Trump's COVID-19 debacle has the GOP panicking he's going to cost them the Senate: report
Mitch McConnell speaks to reporters (C-SPAN/screen grab)

On Saturday, The New York Times reported that Republicans are increasingly worried that President Donald Trump's handling of the coronavirus pandemic will not only take him down in November, but take down the GOP Senate majority with him.


"The scale of the G.O.P.’s challenge has crystallized in the last week," reported Jonathan Martin and Maggie Haberman. "With 26 million Americans now having filed for unemployment benefits, Mr. Trump’s standing in states that he carried in 2016 looks increasingly wobbly: New surveys show him trailing significantly in battleground states like Michigan and Pennsylvania, and he is even narrowly behind in must-win Florida."

"Democrats raised substantially more money than Republicans did in the first quarter in the most pivotal congressional races, according to recent campaign finance reports," continued the report. "And while Mr. Trump is well ahead in money compared with the presumptive Democratic nominee, Joseph R. Biden Jr., Democratic donors are only beginning to focus on the general election, and several super PACs plan to spend heavily on behalf of him and the party."

“You got to have some hope to sell people,” said Rep. Tom Cole (R-OK). “But Trump usually sells anger, division and 'we’re the victim.'”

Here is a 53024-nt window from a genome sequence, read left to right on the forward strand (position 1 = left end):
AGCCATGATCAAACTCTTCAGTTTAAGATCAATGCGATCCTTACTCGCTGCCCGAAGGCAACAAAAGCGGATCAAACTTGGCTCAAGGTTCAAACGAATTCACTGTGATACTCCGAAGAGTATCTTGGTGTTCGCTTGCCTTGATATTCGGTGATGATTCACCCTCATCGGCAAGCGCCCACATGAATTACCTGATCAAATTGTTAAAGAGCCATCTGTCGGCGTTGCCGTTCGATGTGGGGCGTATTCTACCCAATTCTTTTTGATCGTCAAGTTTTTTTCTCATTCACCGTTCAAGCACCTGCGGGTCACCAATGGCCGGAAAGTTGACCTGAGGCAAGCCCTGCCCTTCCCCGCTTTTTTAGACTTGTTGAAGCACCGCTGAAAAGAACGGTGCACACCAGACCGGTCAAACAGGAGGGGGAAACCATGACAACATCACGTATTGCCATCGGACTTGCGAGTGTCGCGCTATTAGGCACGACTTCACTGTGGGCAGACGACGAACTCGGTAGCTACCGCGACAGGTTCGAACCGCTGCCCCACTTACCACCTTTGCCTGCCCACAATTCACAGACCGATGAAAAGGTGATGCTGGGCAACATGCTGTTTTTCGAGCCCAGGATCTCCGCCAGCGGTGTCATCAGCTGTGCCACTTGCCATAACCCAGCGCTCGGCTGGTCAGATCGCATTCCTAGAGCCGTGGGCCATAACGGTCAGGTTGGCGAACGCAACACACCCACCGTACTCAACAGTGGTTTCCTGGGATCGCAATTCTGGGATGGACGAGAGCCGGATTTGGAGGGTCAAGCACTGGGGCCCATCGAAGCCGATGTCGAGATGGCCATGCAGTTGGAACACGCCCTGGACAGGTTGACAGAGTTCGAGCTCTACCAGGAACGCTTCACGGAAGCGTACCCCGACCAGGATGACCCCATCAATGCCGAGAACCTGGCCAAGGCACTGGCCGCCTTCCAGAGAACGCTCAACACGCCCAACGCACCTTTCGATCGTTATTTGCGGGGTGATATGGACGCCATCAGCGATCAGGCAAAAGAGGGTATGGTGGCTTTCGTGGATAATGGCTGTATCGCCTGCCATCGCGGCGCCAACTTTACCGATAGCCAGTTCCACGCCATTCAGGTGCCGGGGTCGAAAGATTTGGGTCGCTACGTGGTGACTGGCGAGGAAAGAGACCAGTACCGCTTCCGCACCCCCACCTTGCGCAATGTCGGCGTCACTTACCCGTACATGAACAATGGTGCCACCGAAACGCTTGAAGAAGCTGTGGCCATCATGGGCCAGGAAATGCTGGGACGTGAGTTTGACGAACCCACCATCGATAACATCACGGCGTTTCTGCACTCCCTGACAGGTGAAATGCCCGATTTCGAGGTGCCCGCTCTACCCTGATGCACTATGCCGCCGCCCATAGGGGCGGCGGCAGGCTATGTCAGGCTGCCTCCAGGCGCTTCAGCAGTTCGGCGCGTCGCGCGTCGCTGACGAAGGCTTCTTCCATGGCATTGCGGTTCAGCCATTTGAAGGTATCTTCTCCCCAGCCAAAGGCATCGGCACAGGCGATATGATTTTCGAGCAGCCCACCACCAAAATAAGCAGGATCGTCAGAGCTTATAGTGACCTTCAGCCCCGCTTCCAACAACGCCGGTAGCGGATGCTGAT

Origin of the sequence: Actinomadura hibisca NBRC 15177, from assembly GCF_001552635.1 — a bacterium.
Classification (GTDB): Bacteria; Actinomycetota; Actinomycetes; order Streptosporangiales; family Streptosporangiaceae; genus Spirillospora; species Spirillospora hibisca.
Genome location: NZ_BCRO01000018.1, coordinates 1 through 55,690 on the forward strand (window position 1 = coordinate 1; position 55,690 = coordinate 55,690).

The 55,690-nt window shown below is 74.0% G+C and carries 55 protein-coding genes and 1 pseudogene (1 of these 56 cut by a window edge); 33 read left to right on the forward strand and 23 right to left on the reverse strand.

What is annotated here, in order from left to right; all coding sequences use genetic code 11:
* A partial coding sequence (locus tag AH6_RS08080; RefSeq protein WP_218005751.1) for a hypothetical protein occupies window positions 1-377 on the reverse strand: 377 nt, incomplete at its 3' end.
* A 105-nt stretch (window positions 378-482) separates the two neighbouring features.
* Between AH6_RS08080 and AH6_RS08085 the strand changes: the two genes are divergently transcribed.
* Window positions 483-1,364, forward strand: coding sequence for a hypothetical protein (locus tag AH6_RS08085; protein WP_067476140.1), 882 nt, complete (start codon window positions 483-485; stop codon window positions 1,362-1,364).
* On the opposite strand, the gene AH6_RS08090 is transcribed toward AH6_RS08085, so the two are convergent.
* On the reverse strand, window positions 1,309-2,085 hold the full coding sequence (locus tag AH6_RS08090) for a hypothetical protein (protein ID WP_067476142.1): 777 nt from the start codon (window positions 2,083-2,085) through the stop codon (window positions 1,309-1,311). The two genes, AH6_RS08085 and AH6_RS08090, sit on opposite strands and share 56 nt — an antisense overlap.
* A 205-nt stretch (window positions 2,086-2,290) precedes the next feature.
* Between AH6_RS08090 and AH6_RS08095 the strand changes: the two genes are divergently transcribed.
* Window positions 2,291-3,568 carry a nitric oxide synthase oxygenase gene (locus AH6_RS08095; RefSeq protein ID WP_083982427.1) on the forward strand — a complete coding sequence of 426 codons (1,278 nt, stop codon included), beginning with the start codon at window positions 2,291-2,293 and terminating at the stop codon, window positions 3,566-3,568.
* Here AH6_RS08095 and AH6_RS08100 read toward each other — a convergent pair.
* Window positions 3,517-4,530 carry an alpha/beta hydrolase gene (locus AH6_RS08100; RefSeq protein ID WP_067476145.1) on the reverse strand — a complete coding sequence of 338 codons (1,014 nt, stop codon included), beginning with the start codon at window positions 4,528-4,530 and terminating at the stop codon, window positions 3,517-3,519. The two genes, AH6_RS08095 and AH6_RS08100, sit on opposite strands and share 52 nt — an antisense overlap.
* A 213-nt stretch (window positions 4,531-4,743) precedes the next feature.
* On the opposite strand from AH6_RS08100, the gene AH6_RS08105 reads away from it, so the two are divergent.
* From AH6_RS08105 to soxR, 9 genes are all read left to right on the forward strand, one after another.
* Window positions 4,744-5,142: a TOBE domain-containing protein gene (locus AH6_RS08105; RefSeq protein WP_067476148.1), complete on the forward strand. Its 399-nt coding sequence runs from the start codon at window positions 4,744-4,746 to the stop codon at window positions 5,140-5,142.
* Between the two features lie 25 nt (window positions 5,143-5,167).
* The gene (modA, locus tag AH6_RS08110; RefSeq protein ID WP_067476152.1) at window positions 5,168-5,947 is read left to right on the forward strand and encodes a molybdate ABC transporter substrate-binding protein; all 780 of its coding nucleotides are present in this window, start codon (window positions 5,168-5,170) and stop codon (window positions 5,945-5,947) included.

“He’s got to run very close for us to keep the Senate,” said veteran GOP strategist Charles R. Black Jr. “I’ve always thought we were favored to, but I can’t say that now with all these cards up in the air.”

"Republicans were taken aback this past week by the results of a 17-state survey commissioned by the Republican National Committee. It found the president struggling in the Electoral College battlegrounds and likely to lose without signs of an economic rebound this fall, according to a party strategist outside the R.N.C. who is familiar with the poll’s results," the report added.

"A recent wave of polling has fueled Republican anxieties, as Mr. Biden leads in virtually every competitive state," said the report. "The surveys also showed Republican senators in Arizona, Colorado, North Carolina and Maine trailing or locked in a dead heat with potential Democratic rivals — in part because their fate is linked to Mr. Trump’s job performance. If incumbents in those states lose, and Republicans pick up only the Senate seat in Alabama, Democrats would take control of the chamber should Mr. Biden win the presidency."

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